The former agent, who was first interviewed in El Salvador several years ago, said he had killed 16 people as part of his job with the national police. A U.S. official who came in contact with him later said he found him highly credible. The agent is now living near MacArthur Park, a social center for many Salvadoran exiles.
"But I don't think any agents here would kill anybody here because the last thing agents want is problems with police that could get you deported," he said. "It could also be that someone is being sent from El Salvador, being paid by someone wealthy there."
Congressman a Target
There has been at least one such known emissary. In 1984, Rep. George Miller (D-Martinez) was notified by the U.S. State Department that a right-wing death squad figure had been sent to the United States to "investigate" Miller, who was not harmed.
Leonel Gomez, a former Salvadoran cabinet minister who was threatened along with the two American land reform experts who were assassinated in El Salvador in 1981, gave two reasons why he thinks the incidents are happening now.
First, he said, leftists have recently been taking to the streets in San Salvador to demonstrate for workers' rights and other issues in El Salvador. Second, he said, extreme rightists known to believe they could fight guerrillas better without U.S. military assistance--and human rights restraints--have been growing stronger as civil war wears on, as seen in their renewed willingness to issue death squad threats.
To the Los Angeles police official, such talk seems only indirectly related to the task at hand. He said the LAPD is approaching the crimes as they would any other, by piecing together evidence and hoping for witnesses.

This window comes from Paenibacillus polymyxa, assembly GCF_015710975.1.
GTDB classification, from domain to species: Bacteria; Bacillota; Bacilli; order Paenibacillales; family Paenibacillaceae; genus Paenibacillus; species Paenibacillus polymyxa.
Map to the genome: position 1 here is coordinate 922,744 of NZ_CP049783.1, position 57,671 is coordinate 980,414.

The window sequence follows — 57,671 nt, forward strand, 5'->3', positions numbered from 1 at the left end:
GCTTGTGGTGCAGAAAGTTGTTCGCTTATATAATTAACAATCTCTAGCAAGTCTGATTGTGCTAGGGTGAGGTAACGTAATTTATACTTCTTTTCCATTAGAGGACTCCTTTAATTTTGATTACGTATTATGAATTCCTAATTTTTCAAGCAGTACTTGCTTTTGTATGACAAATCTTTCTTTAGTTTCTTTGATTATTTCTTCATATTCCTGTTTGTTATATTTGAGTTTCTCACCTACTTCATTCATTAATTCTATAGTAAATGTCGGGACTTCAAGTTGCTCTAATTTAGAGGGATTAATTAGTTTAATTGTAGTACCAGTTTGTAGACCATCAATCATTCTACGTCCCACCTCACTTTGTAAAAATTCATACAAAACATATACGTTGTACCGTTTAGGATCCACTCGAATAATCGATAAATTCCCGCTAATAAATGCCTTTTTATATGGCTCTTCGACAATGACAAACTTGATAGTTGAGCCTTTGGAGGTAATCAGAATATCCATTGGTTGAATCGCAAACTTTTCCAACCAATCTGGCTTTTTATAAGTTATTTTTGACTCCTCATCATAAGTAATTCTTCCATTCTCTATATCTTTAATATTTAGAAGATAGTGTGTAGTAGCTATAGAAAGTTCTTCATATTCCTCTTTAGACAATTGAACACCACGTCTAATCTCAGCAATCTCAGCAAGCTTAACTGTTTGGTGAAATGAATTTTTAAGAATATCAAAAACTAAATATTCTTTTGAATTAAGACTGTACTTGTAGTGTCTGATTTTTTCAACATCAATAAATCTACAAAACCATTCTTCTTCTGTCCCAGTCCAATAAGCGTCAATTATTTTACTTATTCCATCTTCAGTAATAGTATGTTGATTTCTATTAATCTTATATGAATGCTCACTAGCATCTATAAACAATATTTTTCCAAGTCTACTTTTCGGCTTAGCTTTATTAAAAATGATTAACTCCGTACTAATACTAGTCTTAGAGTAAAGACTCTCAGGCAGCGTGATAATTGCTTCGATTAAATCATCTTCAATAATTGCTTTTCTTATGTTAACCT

"Once we get the suspects, then we will determine their motives," he said.
He said the department's anti-terrorist division, which is charged with intelligence duties, has "no files on right-wing Central American groups here" and "is starting from scratch" on this investigation.
He asserted that the department has no existing information because of curbs placed upon the department's intelligence-gathering abilities in 1983.
The Los Angeles Police Commission reined in LAPD intelligence-gathering activities after disclosures that officers had been spying on law-abiding leftist groups and individuals and had hidden some files outside the department.
Regardless of who is behind the incidents, many Salvadorans who fled their country in fear now feel afraid here as well.
Five of the 30 who have been threatened have moved from their homes, a spokesman for the group said. Most of the remainder are being accompanied by friends whenever they leave their houses. Two left their jobs because they were afraid they were being followed there.
Will Have an Effect
Several said they believe that the threats will cut down on the number of Salvadorans willing to participate in demonstrations, for example.
But not only activists feel afraid.
"Here you have freedoms to talk, not like in El Salvador," said one Salvadoran woman, who gave her name just as Ana, who was keeping a careful eye on her daughters playing in MacArthur Park.
"But now the death squads are active, it will take a very long time before people will get involved in anything political. I never have talked about politics because it's too dangerous. I'm not for anything. I'm not against anything."